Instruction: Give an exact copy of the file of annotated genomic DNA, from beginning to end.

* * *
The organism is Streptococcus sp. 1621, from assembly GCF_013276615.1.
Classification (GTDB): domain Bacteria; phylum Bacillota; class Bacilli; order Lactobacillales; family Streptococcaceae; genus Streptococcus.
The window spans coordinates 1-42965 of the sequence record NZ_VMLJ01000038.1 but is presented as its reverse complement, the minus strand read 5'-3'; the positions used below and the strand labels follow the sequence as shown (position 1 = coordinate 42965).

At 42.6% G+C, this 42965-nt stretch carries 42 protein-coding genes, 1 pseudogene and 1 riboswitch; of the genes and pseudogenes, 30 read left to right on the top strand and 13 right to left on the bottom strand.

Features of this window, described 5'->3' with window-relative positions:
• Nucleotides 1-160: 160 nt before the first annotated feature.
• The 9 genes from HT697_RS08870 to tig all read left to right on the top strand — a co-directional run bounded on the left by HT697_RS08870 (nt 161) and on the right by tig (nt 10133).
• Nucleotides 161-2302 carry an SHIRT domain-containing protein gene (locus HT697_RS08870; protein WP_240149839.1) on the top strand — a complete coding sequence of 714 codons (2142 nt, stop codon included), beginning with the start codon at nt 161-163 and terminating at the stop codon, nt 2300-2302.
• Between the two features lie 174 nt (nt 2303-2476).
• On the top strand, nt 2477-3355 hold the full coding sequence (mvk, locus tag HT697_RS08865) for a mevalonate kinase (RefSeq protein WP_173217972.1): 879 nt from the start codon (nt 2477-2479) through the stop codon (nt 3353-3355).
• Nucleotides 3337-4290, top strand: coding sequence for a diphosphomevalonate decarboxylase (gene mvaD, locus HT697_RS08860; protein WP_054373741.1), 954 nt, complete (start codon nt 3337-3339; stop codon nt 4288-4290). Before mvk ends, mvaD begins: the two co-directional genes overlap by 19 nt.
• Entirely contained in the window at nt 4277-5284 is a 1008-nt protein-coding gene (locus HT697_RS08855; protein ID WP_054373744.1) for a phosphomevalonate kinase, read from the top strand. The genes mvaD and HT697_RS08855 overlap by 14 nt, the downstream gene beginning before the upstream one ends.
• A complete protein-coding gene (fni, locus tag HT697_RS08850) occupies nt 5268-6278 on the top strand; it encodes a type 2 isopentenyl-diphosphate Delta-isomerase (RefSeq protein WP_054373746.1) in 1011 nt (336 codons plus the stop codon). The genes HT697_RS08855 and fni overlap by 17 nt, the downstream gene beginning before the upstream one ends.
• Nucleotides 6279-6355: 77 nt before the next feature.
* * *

The organism is Streptococcus sp. 1621, from assembly GCF_013276615.1.
Classification (GTDB): domain Bacteria; phylum Bacillota; class Bacilli; order Lactobacillales; family Streptococcaceae; genus Streptococcus.
The window spans coordinates 1-42965 of the sequence record NZ_VMLJ01000038.1 but is presented as its reverse complement, the minus strand read 5'-3'; the positions used below and the strand labels follow the sequence as shown (position 1 = coordinate 42965).

At 42.6% G+C, this 42965-nt stretch carries 42 protein-coding genes, 1 pseudogene and 1 riboswitch; of the genes and pseudogenes, 30 read left to right on the top strand and 13 right to left on the bottom strand.

Features of this window, described 5'->3' with window-relative positions:
• Nucleotides 1-160: 160 nt before the first annotated feature.
• The 9 genes from HT697_RS08870 to tig all read left to right on the top strand — a co-directional run bounded on the left by HT697_RS08870 (nt 161) and on the right by tig (nt 10133).
• Nucleotides 161-2302 carry an SHIRT domain-containing protein gene (locus HT697_RS08870; protein WP_240149839.1) on the top strand — a complete coding sequence of 714 codons (2142 nt, stop codon included), beginning with the start codon at nt 161-163 and terminating at the stop codon, nt 2300-2302.
• Between the two features lie 174 nt (nt 2303-2476).
• On the top strand, nt 2477-3355 hold the full coding sequence (mvk, locus tag HT697_RS08865) for a mevalonate kinase (RefSeq protein WP_173217972.1): 879 nt from the start codon (nt 2477-2479) through the stop codon (nt 3353-3355).
• Nucleotides 3337-4290, top strand: coding sequence for a diphosphomevalonate decarboxylase (gene mvaD, locus HT697_RS08860; protein WP_054373741.1), 954 nt, complete (start codon nt 3337-3339; stop codon nt 4288-4290). Before mvk ends, mvaD begins: the two co-directional genes overlap by 19 nt.
• Entirely contained in the window at nt 4277-5284 is a 1008-nt protein-coding gene (locus HT697_RS08855; protein ID WP_054373744.1) for a phosphomevalonate kinase, read from the top strand. The genes mvaD and HT697_RS08855 overlap by 14 nt, the downstream gene beginning before the upstream one ends.
• A complete protein-coding gene (fni, locus tag HT697_RS08850) occupies nt 5268-6278 on the top strand; it encodes a type 2 isopentenyl-diphosphate Delta-isomerase (RefSeq protein WP_054373746.1) in 1011 nt (336 codons plus the stop codon). The genes HT697_RS08855 and fni overlap by 17 nt, the downstream gene beginning before the upstream one ends.
• Nucleotides 6279-6355: 77 nt before the next feature.